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We examine the new 2021 rules on travelling with your four-legged friends
The dawn of the new year brought with it a fresh set of rules and regulations for how the UK operates and interacts with Europe and the rest of the world, not least including how we travel. However, for our four-legged friends it means a change in rules for them too!
When the UK was a member of the European Union, you were able to take your dog from the UK to the EU and back again without them having to quarantine, provided that certain conditions were met such as getting them microchipped and having a pet passport but since the 1st January 2021 these will no longer be valid and you will have to follow a different procedure in order to whizz off abroad with your tail-wagging best pal. The type of rules you have to abide with also depend on where you choose to go.
Travelling to a non-EU country
When travelling to a non- EU country, you will need to get an export health certificate (EHC) as well as complete an export application form (EXA) if you’re in England, Scotland or Wales. An EHC check that your pet meets the health requirements of the country you’re travelling to and you must choose an official vet who will be sent the EHC for them to check your pet meets the requirements. Be careful to check the rules of the country which you’re travelling to before you leave for any additional or extra requirements.
Travelling to an EU country or Northern Ireland
When travelling to an EU Country or Northern Ireland you can no longer use a pet passport.
Instead, your pet will need a microchip, a valid rabies vaccination, an animal health certificate (unless you have a pet passport issued in an EU country or Northern Ireland) and a tapeworm treatment for each trip for dogs if you’re travelling directly to Finland, Ireland, Northern Ireland, Norway or Malta. These requirements also apply to assistance dogs and again, as said earlier, check the rules of the country you’re travelling to for any additional restrictions or requirements before you travel so there’s no chance of being caught out! If you do have the travel bug and have several repeat trips to the EU or Northern Ireland planned then your pet will need a new animal health certificate for each trip but will not need a repeat rabies vaccination so long as they are up to date.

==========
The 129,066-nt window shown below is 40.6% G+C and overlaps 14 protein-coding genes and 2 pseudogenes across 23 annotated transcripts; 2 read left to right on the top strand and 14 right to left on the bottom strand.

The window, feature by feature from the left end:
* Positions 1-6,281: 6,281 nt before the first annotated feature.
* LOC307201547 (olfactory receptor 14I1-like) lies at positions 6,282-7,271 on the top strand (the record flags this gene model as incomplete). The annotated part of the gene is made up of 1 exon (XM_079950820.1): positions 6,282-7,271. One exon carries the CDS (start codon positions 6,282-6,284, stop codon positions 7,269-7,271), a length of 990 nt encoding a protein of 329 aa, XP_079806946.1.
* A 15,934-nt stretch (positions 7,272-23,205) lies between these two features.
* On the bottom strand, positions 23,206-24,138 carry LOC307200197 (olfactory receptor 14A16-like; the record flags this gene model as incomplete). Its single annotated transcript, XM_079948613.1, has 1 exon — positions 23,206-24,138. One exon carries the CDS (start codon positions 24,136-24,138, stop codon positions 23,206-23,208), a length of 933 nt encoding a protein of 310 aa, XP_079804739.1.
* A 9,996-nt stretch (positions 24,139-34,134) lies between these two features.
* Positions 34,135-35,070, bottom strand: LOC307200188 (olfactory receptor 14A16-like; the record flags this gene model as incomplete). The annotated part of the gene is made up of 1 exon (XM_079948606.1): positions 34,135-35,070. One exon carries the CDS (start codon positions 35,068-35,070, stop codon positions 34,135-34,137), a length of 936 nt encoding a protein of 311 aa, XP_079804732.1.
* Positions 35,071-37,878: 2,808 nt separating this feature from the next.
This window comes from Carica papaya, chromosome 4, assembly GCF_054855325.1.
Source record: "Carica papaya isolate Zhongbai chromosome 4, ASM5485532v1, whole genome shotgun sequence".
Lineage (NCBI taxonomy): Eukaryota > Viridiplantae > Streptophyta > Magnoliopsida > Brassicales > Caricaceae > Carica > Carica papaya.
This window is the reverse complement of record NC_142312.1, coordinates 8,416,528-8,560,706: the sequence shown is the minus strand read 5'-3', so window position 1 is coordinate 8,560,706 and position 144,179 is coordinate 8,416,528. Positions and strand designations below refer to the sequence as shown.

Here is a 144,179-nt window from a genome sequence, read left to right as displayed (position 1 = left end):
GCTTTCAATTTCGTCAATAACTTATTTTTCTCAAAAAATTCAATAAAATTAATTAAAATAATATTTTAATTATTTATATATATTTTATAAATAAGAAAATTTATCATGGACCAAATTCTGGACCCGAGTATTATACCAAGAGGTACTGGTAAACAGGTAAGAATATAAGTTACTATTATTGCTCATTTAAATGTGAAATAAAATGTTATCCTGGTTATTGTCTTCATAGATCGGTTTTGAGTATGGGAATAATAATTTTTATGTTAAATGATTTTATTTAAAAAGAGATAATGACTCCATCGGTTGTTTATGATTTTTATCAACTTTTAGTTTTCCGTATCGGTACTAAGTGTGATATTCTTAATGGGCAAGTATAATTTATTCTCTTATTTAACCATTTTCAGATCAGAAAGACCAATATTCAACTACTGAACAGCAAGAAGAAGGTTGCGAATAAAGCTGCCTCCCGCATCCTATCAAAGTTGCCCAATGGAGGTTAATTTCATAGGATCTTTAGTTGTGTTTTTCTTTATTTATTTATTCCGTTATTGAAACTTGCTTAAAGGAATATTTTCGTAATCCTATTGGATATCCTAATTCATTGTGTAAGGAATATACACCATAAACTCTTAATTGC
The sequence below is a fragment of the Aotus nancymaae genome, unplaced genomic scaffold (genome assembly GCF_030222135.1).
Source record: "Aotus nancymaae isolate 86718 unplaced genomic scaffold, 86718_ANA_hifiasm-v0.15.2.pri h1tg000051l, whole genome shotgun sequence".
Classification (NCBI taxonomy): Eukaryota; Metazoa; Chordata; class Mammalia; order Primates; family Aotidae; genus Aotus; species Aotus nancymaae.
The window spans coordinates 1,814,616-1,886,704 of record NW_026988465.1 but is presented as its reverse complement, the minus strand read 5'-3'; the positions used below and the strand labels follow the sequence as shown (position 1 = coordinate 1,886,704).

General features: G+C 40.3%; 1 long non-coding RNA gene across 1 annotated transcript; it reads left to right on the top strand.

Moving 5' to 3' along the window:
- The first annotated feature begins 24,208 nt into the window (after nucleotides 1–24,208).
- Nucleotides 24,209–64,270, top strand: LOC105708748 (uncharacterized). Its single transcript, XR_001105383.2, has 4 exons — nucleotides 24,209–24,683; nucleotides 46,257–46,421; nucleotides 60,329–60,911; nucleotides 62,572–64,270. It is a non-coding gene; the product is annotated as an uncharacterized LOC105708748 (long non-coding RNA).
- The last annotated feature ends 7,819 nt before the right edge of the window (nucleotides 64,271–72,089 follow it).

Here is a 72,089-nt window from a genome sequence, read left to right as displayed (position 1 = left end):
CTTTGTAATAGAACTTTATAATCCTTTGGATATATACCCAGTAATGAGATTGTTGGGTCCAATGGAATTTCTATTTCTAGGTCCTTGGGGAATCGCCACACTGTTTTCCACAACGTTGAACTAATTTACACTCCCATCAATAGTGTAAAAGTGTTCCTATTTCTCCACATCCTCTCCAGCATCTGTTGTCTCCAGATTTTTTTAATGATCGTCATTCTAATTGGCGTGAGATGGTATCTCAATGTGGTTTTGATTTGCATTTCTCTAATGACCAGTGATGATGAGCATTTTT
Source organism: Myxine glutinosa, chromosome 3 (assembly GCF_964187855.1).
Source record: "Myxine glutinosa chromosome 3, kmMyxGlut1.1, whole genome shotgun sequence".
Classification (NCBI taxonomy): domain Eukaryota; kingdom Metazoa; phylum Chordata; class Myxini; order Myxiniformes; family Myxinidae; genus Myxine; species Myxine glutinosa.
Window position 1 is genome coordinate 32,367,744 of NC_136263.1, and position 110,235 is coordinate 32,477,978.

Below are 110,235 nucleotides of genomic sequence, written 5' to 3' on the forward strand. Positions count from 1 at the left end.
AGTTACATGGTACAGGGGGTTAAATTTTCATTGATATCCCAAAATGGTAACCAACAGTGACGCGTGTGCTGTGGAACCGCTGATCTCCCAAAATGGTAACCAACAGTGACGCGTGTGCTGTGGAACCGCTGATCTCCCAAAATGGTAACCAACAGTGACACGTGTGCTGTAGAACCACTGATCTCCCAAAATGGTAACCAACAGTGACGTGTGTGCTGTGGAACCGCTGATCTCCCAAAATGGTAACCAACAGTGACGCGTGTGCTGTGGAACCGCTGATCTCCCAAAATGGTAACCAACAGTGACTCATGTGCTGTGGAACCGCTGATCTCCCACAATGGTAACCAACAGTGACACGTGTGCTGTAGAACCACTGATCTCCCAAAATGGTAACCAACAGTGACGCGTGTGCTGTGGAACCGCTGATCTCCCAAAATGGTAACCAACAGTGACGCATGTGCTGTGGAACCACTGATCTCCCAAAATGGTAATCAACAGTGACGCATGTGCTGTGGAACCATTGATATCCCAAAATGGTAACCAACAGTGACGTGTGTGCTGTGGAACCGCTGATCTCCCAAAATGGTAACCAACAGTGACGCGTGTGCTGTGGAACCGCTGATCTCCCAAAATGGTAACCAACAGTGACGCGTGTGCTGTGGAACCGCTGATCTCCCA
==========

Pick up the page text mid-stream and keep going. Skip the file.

Travelling to GB with your dog
An EU pet passport issued in a member state is still valid to enter GB however before they enter all pets must be microchipped and vaccinated against rabies.
Travellers from the EU and other listed third countries with pets need to wait 21 days after the primary vaccination before travelling into GB.
Please note there are different requirements for pets entering from certain third countries such as a rabies blood test.
If you are travelling from countries not free from tapeworm you’ll need to take your dog to a vet for an approved tapeworm treatment.
In terms of documentation your pet must have one of the following documents:
an EU pet passport issued in the EU
the animal health certificate (AHC) issued in GB used to travel to the EU – which you can use to re-enter GB for up to 4 months after it was issued
- a GB pet health certificate (for travel into GB only)
Your pet will not need this documentation if it’s entering GB from NI, the Channel
Islands or the Isle of Man.
What are the rules for multiple dogs?
Finally, if you’re lucky enough to be surrounded by lots of dogs you cannot take more than five of them to an EU country or Northern Ireland unless you’re attending or training for a competition, show or sporting event.
You will need written evidence of registration for the event when you travel and all your pets must be attending the event or training, be over 6 months old and meet all the other requirements for pet travel to that country.
We hope that the chances to travel easily again come soon enough and when the opportunity does then you’ll be able to be best prepared in every way.
Additional Support & Advice
Pet Travel Helpline
Telephone: 0370 241 1710 Monday to Friday, 8:30am to 5pm (closed on bank holidays)